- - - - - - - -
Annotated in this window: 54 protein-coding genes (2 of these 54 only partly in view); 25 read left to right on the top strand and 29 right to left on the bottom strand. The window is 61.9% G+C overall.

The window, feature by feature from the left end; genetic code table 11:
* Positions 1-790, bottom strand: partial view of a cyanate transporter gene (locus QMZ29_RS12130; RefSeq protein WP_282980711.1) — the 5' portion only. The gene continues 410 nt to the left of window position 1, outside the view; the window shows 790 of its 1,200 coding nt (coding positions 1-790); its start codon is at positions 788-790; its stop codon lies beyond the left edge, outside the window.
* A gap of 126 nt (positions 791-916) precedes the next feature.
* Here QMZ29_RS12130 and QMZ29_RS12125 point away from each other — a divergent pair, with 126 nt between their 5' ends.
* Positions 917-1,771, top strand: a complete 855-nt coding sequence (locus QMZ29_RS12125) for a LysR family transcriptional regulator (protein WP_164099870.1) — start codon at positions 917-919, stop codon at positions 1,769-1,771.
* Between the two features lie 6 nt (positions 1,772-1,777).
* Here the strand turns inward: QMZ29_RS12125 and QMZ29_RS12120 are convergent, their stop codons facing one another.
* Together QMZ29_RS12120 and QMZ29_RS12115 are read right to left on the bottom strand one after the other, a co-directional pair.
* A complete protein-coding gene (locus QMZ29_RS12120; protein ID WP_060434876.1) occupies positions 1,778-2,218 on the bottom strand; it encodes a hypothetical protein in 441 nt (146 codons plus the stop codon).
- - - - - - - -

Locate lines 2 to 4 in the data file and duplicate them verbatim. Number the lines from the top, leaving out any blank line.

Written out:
The window, feature by feature from the left end; genetic code table 11:
* Positions 1-790, bottom strand: partial view of a cyanate transporter gene (locus QMZ29_RS12130; RefSeq protein WP_282980711.1) — the 5' portion only. The gene continues 410 nt to the left of window position 1, outside the view; the window shows 790 of its 1,200 coding nt (coding positions 1-790); its start codon is at positions 788-790; its stop codon lies beyond the left edge, outside the window.
* A gap of 126 nt (positions 791-916) precedes the next feature.